Africans of Esmeraldas, Ecuador: A Look at the 1599 Painting of Don Francisco de Arobe and His Two Sons

Painting: Mulatos de Esmeraldas: Quito Equador Don Francisco de Arobe and his two sons, circa 1599.

In 1599, the painting was created by a Mative American painter by the name of Adrián Sánchez Galque. Like many original, fine works of art of this time, the painting is last known to exist in the collection of a European museum in Spain, the Museo de América de Madrid. When we first came upon this image from 1599, we became curious about the story behind the painting and the subsequent history of those Africans who continue at that placed called Esmeralda, Ecuador more than 400 years after the painting was commissioned.

Map of South America, noting location of Esmeraldas, Ecuador off Pacific Ocean coast.
We were not surprised that this painting may be located in Madrid. In 1599, the history of Madrid was not far removed from a time when the area was under complete ruler of the Moors. The Moors migrated from Northern Africa and settled the current city we call Madrid today. In fact, the historical record indicates that forts and a wall were built by the Moor around Madrid as early as 865 A.D. Before the city fell under Castillian rule in 1083, under leadership of Alfonso VI of Castile, the city was called Magerit by the Moors. From 1083, the time of Castillian rule, to 1599, the date the painting was created --was 516 years. From 1599 to 2014 is 415 years -- both periods being relatively short historical time spans. This is illustrated only to provide the reader a historical perspective. In 1544, Ecuador was reportedly under Spain's colonial rule. By 1564, Ecuador was dealing directly with Madrid.

Who are these three men in the painting? The historical accounts indicate the center figure is Don Francisco (de) Arobe. The other two men are his sons, Don Domingo, at the right, and Don Pedro, at the left. Each man holds a spears and wears an elaborate combination of Native American (indigenous) and Ibero-Spanish inspired clothing. On the actual painting, each man is identified by the title Don, a sign of respect in Latin-Hispanic culture at the time. It is evident from the gold jewelry and the title as Dons that the men were of high standing in the Esmeralda of 1599. The painting's inscription states as follows: "Doctor Juan del Barrio de Sepulveda, judge of the Real Audiencia of Quito, commissioned and paint for the painting, to your Majesty Phillip, Catholic King of Spain and the Indies in the year of 1599."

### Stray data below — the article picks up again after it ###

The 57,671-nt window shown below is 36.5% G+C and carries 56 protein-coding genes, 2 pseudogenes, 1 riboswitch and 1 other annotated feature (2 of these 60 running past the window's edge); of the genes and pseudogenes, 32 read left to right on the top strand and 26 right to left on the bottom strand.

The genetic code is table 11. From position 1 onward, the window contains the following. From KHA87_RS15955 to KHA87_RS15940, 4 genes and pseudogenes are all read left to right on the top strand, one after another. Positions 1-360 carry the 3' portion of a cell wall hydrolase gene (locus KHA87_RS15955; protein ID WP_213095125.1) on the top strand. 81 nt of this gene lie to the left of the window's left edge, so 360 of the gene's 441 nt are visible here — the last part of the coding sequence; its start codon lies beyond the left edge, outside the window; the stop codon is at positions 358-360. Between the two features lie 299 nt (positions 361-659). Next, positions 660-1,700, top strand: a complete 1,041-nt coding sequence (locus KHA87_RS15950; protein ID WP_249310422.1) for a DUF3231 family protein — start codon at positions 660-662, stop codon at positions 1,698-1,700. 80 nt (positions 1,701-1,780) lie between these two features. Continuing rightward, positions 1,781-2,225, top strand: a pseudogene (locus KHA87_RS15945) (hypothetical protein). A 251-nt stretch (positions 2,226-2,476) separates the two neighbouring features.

The three men are also described by the painter as mulatos. This description may have been more of a reflection of the caste hierarchy distinction that existed in South America after the Europeans arrived, which created status based on the amount of European heritage held by an individual. Upon review of this painting, an argument can be made that a more appropriate title for these men would have been the Spanish term for Afro-Indian men, zambos, or for African men, negro.

Like the Spanish word negro, which mean black, the Spanish word zambos would creep into the Euro-English lexicon as "sambos." Unfortunately, the Anglo-European cultural baggage who translate the word into a negative connotation for people of African descent. But as we can see from this 1770 painting, zambos represented a further racial classification among the Europeans.